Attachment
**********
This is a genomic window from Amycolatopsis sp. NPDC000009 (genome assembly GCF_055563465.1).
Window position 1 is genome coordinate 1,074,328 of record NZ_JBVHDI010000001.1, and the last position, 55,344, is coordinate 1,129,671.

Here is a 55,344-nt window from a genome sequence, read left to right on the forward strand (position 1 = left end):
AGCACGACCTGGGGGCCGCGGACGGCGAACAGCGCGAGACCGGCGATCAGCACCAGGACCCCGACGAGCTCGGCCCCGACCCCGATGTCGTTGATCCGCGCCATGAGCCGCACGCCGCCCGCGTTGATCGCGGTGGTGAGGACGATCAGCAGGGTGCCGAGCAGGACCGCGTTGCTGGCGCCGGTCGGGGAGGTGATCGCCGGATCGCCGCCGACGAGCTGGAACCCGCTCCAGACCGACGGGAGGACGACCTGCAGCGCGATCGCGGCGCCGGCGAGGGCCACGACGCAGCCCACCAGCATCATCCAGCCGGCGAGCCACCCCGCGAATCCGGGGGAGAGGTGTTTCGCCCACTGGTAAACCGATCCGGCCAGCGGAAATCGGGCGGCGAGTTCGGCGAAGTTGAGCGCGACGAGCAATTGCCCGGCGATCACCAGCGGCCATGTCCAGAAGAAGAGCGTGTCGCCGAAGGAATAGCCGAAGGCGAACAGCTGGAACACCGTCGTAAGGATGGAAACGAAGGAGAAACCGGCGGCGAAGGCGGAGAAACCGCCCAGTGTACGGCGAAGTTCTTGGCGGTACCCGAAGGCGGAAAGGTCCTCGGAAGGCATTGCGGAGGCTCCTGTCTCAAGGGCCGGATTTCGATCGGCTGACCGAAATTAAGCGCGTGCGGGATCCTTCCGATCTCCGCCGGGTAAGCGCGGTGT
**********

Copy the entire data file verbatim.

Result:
This is a genomic window from Amycolatopsis sp. NPDC000009 (genome assembly GCF_055563465.1).
Window position 1 is genome coordinate 1,074,328 of record NZ_JBVHDI010000001.1, and the last position, 55,344, is coordinate 1,129,671.

Here is a 55,344-nt window from a genome sequence, read left to right on the forward strand (position 1 = left end):
AGCACGACCTGGGGGCCGCGGACGGCGAACAGCGCGAGACCGGCGATCAGCACCAGGACCCCGACGAGCTCGGCCCCGACCCCGATGTCGTTGATCCGCGCCATGAGCCGCACGCCGCCCGCGTTGATCGCGGTGGTGAGGACGATCAGCAGGGTGCCGAGCAGGACCGCGTTGCTGGCGCCGGTCGGGGAGGTGATCGCCGGATCGCCGCCGACGAGCTGGAACCCGCTCCAGACCGACGGGAGGACGACCTGCAGCGCGATCGCGGCGCCGGCGAGGGCCACGACGCAGCCCACCAGCATCATCCAGCCGGCGAGCCACCCCGCGAATCCGGGGGAGAGGTGTTTCGCCCACTGGTAAACCGATCCGGCCAGCGGAAATCGGGCGGCGAGTTCGGCGAAGTTGAGCGCGACGAGCAATTGCCCGGCGATCACCAGCGGCCATGTCCAGAAGAAGAGCGTGTCGCCGAAGGAATAGCCGAAGGCGAACAGCTGGAACACCGTCGTAAGGATGGAAACGAAGGAGAAACCGGCGGCGAAGGCGGAGAAACCGCCCAGTGTACGGCGAAGTTCTTGGCGGTACCCGAAGGCGGAAAGGTCCTCGGAAGGCATTGCGGAGGCTCCTGTCTCAAGGGCCGGATTTCGATCGGCTGACCGAAATTAAGCGCGTGCGGGATCCTTCCGATCTCCGCCGGGTAAGCGCGGTGT